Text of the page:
Q&A: How to Wear a Blue Blazer, Part II

October 18th, 2007

Q:  I have recently recevied a blue
blazer as a gift and I was wondering what I could wear with it to keep
the young look and what colors would go best with it.

 Ben Sherman \'Weathered\' Velvet BlazerBy John Liu, sartorialist

A: 
A big part of keeping the blue blazer “young” is fit.  Older gentlemen seem to prefer those bigger, boxy cuts, and we associate these looser styles with “old.”  The way to fit a jacket—any jacket—is by the shoulders.  Why? Because the shoulder is the one area a good tailor, even a great one, can’t fix (if your tailor says he can, run).  How can you tell if the shoulder fits?  Stand sideways straight up against the wall – if the jacket’s shoulder pads hit the wall before the meaty part of your upper arm, it’s too big.
   
The length of your sleeve should be measured such that it hits your wrist bone; your shirt should be about ½ inch longer.  Have your tailor take in the sides for a cleaner, more streamlined fit.
   
The length of the jacket usually shouldn’t have to be altered - you should be able to cup the sides with your hands when your arms hang straight down.  Now, there seems to be a movement towards shorter jackets (thank Thom Browne), but at the very least, it should cover your butt.

Now that you know how to fit a blazer, learn what to wear with one in How to
Wear a Blue Blazer, Part I
.


Pictured: Ben Sherman ‘Weathered’ Velvet Blazer | $269 at Nordstrom.

Have a great tip about how to wear a blue blazer?

Share it with us in the comments!

Style question?  We’ve got answers.  E-mail us at tips at omiru dot com, or leave us a comment with your question.

Entry Filed under: Men's, Q&A

3 Comments Add your own

  • 1. John  |  October 23rd, 2007 at 1:16 am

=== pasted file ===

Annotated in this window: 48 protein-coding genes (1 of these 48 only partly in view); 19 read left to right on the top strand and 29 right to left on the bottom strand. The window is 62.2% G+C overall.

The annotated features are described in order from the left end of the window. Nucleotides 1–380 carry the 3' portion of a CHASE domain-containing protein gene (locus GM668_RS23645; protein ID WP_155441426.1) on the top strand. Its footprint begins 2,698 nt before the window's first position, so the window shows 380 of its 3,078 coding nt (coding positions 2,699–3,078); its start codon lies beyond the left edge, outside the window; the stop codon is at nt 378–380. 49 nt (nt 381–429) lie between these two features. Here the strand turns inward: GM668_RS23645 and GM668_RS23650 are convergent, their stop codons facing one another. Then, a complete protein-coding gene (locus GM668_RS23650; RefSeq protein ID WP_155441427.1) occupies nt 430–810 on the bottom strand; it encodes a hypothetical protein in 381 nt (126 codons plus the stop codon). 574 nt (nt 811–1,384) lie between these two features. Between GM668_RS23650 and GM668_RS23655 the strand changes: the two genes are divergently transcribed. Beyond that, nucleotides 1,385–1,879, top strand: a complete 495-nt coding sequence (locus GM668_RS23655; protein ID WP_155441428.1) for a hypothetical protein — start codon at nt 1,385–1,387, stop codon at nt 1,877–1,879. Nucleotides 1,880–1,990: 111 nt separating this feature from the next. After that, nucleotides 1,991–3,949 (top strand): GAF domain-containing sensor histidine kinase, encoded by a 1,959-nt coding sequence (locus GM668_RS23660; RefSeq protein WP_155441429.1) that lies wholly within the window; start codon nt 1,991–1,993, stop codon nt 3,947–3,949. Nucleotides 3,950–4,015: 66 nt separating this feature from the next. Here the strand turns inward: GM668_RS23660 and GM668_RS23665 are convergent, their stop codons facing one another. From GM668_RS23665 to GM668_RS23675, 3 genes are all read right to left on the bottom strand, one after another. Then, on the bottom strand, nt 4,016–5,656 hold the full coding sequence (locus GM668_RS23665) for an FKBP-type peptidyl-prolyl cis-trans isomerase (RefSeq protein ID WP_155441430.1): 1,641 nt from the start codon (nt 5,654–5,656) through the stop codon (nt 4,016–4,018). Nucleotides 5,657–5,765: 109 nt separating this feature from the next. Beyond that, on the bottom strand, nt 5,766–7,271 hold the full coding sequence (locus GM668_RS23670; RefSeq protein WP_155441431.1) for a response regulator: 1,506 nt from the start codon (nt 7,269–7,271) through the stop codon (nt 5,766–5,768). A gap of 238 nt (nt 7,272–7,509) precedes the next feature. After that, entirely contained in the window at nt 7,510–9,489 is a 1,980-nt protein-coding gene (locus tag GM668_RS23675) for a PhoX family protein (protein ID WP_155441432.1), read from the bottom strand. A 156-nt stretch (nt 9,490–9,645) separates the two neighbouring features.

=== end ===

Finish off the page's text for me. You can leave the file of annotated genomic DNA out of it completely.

There were a few more points that were edited due to length. If you’re picky like me, here are the next few things you can ask your tailor to do:

    1) Narrow the sleeves. Get rid of all that extra fabric hanging down from your sleeve. Don’t narrow your suit sleeve as much if you ever plan on wearing french cuffs.

    2) Taper the elbows. A great fitting jacket actually is tighter at the elbows, causing the sleeve essentially to hang down from the elbow.

    3) Have your buttons realigned. For those ULTRA picky sartorialists out there, you’ll appreciate this one. No one is symmetric. As a result, when you put on a jacket, the button holes, which are more or less right in the center of the jacket, don’t QUITE line up. Have your tailor realign the button holes to make it just right

    4) Go Italian. Many stylish Milanese have functional buttons on their jacket cuffs and they sometimes leave the last one (last meaning the one closest to your hand) undone. This one is purely a style thing, not a fit thing. In fact, if your jacket sleeves are really streamlined, DON’T have this done, because it will cause your sleeve to look flared out at the wrist.
    Also, traditionally the “last-button-undone” thing was a sign for those with bespoke suits to show off their suits (i.e. show that their suit is a bespoke). FYI, “bespoke” is just a general term for clothing that is made for you. “Custom-made” would be the analogous term for jewelry. Bespoke suits are expensive, but they fit you PERFECTLY. Some say people unbutton their cuff to pretentiously display their expensive bespoke suit; I think it’s more a style thing, but I see the point.

  • 2. Chalan  |  February 6th, 2009 at 9:29 am

    A blue velvet blazer would be awesomely worn if you wear a white shirt under it, with black pants, and a silver/grey ascot!!

    Tip: this look would be a lot more bad-ass with a glass of scotch in your hand! :)

  • 3. Daria  |  March 8th, 2013 at 5:14 am

    That’s a beautiful dress! I have the same prolebm with a velvet, smocked, baby doll, strapless tunic. Ugh! I keep trying to layer it with different things, but no luck so far. Not so sure I have the figure for the baby doll silhouette anymore, anyway, but I keep trying! Maybe I’ll stumble upon something. That’s usually how it happens.Yay for sewing up a rip and regaining a jacket! I have several items needing small alterations or ironing right now, also. It’s so fun adding them back into your wardrobe. =)

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